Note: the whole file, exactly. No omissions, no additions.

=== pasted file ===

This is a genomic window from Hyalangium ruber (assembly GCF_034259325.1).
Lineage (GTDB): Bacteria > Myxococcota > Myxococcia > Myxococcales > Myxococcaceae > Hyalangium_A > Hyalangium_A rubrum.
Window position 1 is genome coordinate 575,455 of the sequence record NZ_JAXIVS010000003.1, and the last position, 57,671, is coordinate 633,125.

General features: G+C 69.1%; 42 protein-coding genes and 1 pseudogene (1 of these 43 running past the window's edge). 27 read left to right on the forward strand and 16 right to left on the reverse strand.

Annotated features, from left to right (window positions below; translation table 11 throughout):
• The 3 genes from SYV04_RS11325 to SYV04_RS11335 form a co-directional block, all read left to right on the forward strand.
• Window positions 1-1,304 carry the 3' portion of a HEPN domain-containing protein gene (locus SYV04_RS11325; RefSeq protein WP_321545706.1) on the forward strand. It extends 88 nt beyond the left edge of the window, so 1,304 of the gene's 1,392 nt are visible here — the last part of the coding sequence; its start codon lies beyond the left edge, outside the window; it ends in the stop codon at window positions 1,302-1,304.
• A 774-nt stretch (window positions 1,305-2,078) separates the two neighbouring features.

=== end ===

This is a genomic window from Hyalangium ruber (assembly GCF_034259325.1).
Lineage (GTDB): Bacteria > Myxococcota > Myxococcia > Myxococcales > Myxococcaceae > Hyalangium_A > Hyalangium_A rubrum.
Window position 1 is genome coordinate 575,455 of the sequence record NZ_JAXIVS010000003.1, and the last position, 57,671, is coordinate 633,125.

General features: G+C 69.1%; 42 protein-coding genes and 1 pseudogene (1 of these 43 running past the window's edge). 27 read left to right on the forward strand and 16 right to left on the reverse strand.

Annotated features, from left to right (window positions below; translation table 11 throughout):
• The 3 genes from SYV04_RS11325 to SYV04_RS11335 form a co-directional block, all read left to right on the forward strand.
• Window positions 1-1,304 carry the 3' portion of a HEPN domain-containing protein gene (locus SYV04_RS11325; RefSeq protein WP_321545706.1) on the forward strand. It extends 88 nt beyond the left edge of the window, so 1,304 of the gene's 1,392 nt are visible here — the last part of the coding sequence; its start codon lies beyond the left edge, outside the window; it ends in the stop codon at window positions 1,302-1,304.
• A 774-nt stretch (window positions 1,305-2,078) separates the two neighbouring features.